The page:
Engineering with Arduino and beyond: An interview with author Ashwin Pajankar

The Elektor community is full of engineers eager to share their knowledge with like-minded electronics enthusiasts. Take Ashwin Pajankar, an engineer, teacher, Elektor author and YouTuber based out of Nashik, India. When he’s not already working on a new electronics project, he helps his peers – through books, courses and videos – teach them how to build with Arduino and other modern technology.

Alina Neacsu: First of all, thank you for taking the time to answer these questions. Tell me a little about yourself. What is your current occupation?

Ashwin Payankar: I live in the suburbs of Nashik city in India. I have a Bachelor of Engineering degree in Computer Science and Engineering from Shri Guru Gobind Singhji Institute of Engineering and Technology in Nanded. I also obtained a Master of Technology (also in Computer Science and Engineering) from the International Institute of Information Technology, Hyderabad. I speak five languages ​​and have lived and worked in three states in India.

I currently work as a freelance technical writer, YouTuber and instructor at Udemy. I also organize programming and electronics bootcamps for professionals and students. I have a preference for mathematics, physics, computers and electronics.

Ashwin Pandakar gives a comprehensive kickstart to the Arduino Nano in his book.

Alina: Do you remember your first electronics project with microcontrollers? Can you tell us something about that, like what technology you were using at the time?

Ashwin: My very first microcontroller project was very modest. In group 12, I first started working with microcontrollers (like 8085 and 8086 microcontrollers). I was taught the 8051 microcontroller. (It’s the standard microcontroller used all over India in microcontroller classes.) However, we didn’t have hands-on training with it in 12th grade. Then when I went to engineering (a four-year undergraduate course), I had the opportunity to work with assembler on the 8051 kit during the third year of that course. My very first project with the 8051 was a very modest project: a blinking LED using 8051 assembler code.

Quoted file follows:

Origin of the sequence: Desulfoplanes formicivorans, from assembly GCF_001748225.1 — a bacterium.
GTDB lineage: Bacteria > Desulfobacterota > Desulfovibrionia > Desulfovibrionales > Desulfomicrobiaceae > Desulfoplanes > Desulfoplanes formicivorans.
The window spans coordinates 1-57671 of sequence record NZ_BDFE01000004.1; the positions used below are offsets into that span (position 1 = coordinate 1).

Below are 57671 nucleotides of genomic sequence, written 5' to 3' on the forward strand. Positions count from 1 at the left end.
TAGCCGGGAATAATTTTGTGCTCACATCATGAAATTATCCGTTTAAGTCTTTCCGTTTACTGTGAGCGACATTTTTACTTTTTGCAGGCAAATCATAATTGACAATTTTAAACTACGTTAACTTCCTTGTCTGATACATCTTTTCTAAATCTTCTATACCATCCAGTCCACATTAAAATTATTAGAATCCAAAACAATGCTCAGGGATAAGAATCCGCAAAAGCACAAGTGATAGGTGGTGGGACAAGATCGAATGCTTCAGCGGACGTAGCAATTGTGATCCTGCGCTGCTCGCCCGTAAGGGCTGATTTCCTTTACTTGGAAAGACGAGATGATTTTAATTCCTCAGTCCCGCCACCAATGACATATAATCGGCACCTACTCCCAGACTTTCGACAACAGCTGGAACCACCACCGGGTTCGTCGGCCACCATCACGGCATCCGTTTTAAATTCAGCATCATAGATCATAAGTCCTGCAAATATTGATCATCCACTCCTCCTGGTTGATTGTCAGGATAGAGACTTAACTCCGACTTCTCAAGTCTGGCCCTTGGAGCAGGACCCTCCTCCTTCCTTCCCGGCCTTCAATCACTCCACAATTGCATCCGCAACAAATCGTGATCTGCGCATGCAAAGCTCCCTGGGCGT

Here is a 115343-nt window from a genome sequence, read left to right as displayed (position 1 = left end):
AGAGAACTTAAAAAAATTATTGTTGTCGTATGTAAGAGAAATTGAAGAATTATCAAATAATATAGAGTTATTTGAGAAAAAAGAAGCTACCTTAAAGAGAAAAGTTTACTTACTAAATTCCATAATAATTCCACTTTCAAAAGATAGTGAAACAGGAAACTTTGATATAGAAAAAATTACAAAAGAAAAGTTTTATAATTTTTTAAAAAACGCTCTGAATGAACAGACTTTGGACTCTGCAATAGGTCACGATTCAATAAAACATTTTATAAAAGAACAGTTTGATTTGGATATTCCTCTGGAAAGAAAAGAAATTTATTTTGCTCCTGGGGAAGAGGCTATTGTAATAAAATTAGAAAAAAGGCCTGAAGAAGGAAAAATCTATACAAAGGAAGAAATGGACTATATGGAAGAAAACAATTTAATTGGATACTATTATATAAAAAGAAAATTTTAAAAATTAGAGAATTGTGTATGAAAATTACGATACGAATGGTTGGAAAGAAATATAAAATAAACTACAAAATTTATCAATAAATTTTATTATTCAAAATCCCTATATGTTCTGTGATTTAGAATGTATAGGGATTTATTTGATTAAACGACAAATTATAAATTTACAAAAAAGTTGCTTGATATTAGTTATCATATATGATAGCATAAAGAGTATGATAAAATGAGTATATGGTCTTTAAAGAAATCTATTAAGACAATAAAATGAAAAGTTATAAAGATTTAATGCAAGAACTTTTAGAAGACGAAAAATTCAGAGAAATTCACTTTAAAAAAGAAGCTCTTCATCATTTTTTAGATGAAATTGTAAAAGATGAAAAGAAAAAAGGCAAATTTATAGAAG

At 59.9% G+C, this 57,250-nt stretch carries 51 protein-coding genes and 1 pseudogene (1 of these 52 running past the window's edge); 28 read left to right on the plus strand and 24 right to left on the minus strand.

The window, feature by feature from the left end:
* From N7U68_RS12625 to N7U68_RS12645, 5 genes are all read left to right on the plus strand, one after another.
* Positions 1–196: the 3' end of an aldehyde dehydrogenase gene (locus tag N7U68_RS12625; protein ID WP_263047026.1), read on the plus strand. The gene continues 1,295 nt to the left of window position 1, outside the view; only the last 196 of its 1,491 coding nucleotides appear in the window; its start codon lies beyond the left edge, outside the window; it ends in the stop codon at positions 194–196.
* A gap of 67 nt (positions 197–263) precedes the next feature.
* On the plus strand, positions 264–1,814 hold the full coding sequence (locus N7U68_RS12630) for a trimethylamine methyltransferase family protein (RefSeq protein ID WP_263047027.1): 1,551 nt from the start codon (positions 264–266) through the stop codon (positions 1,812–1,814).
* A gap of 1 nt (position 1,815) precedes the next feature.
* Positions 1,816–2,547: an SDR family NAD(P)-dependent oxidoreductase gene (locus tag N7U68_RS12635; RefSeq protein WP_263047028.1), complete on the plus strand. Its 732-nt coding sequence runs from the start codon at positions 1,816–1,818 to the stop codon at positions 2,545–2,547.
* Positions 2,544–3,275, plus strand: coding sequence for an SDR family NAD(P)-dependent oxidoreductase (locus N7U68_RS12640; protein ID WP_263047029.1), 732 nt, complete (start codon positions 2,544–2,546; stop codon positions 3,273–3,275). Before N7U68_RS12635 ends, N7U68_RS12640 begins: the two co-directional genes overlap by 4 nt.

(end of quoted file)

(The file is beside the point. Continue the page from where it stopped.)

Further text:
Alina: What did you like about the Arduino Nano 33 IoT board?

Ashwin: Well, before, when we had to connect each Arduino board to WiFi separately, we had to use special shields (which are a bit hard to get in India), or use ESP-01. Working with the ESP-01 is a bit complicated and beginners often find it challenging. The Arduino Nano 33 IoT is then a perfect ready-to-use IoT solution. It already has a NINA-W102 WiFi module built in. I check regularly arduino.cc on new products and was very happy to see the new board with built-in WiFi. So as soon as it became available in India, I bought it and started experimenting with it.

Alina: Do you have any advice for those interested in getting started with the Arduino Nano?

Ashwin: Yes. See the online documentation on the Arduino website. My book, Kickstart for Arduino Nano (Elektor, 2022), contains detailed and step-by-step instructions.

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In Ashwin Pajankar’s workspace, you can see all kinds of objects

Alina: You mention in your book that you were in India while writing where you currently live. So how did the book come about during the COVID-19 pandemic?

Ashwin: The COVID-19 pandemic has been a trial for the entire human civilization. India was among the hardest hit countries with one of the highest hospitalization rates and the highest death toll. Nashik, my current hometown, also had the highest death toll in India. It was very disturbing because no one had ever experienced such a disaster before. There were constant lockdowns, curfews and restrictions. There were constant shortages of food, medicine and other supplies. There were no available beds in the hospitals. Ambulance and funeral services were overwhelmed. I myself have contracted the disease twice. The first time I was admitted to a government hospital and the second time I was treated at home. I remember looking around to find flu medicine for myself and my neighbors as they were very scarce.